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  5. "Quinque filiae domi habitant…

"Quinque filiae domi habitant."

Translation:The five daughters live at home.

October 5, 2019



Am I the only one that has difficulty hearing the audible difference between filii and filiae?


Could anyone recommend a good Latin grammar book please?


My favourite of the ones I’ve used thus far, is Nils Sjöstrands Ny latinsk grammatik. It is print on demand, I am afraid, but from what I understand, they run new prints pretty quickly. It makes several inferences to the Scandinavian languages, as well as German, making it a very good tool.


I put "five daughters live at the home" im not wrong im 13 and been taking latin sinse i was 4


I know how it feels to get a legitimate answer marked as wrong. It's just a DL error. They happen all the time...just gotta roll with the punches.


I’ve reported the audio, but still: *‘hābitant’? If the course would include those bloody macrons (and consider it wrong not to include them) these blatant errors would probably not be present. And yes, the correct verb is with short a: ‘hăbĕō, -ŭī, -ĭtum, 2’ (L&S)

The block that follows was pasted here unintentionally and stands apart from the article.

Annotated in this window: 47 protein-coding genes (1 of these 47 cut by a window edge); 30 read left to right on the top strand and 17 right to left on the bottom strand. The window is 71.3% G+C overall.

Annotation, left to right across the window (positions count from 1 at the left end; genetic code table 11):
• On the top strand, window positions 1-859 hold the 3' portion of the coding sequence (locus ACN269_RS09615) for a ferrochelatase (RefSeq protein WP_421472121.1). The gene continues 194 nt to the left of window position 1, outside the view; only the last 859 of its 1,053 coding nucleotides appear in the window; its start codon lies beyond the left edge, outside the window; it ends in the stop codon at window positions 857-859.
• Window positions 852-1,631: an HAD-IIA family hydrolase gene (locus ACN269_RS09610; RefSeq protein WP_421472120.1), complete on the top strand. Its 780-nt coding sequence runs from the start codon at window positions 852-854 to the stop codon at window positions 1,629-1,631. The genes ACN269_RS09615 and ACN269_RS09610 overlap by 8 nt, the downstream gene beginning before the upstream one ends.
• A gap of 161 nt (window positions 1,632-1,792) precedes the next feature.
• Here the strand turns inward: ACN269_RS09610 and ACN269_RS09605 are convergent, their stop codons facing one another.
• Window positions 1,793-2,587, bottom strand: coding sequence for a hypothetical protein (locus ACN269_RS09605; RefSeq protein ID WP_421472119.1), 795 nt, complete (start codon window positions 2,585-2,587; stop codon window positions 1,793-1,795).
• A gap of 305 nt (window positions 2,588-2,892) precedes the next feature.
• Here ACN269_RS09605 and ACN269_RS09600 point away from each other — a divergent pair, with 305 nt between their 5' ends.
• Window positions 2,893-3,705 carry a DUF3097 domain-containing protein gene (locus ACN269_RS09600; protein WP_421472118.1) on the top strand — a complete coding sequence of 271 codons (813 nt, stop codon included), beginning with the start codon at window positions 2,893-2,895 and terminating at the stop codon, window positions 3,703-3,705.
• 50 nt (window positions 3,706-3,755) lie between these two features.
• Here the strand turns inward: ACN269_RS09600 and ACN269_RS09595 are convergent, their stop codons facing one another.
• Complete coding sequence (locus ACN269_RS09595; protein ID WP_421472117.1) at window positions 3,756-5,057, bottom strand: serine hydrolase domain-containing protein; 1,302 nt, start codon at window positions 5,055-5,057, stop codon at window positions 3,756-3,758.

Does "domi" mean anything besides home?


The word "domus" means a "house". I think "domi" is both the locative case and the genitive case singular, so as well as "at the/a house"/"at home" it also means "of the/a house".

(I hadn't heard of the locative case until I came on this course. The locative for names such as Rome's - names that are declined like common nouns in the singular- seems to be the same as the genitive singular. Please somebody tell me if I'm wrong.)

There's an interesting discussion on the StackExchange website about how to distinguish "house" from "home" in Latin. The word "lar" was suggested in place of "domus" for one's "home". "Lares" were the household gods.

The fact that there's a special form for "at home" (with the locative case being used instead of a preposition and some other case) seems to suggest "domi" was how Romans said "at home", though.


The locative case is used to indicate "place where" and is found primarily with the names of cities, towns and small islands.

Other locative forms are: domi, humi, belli, militiae, and ruri.

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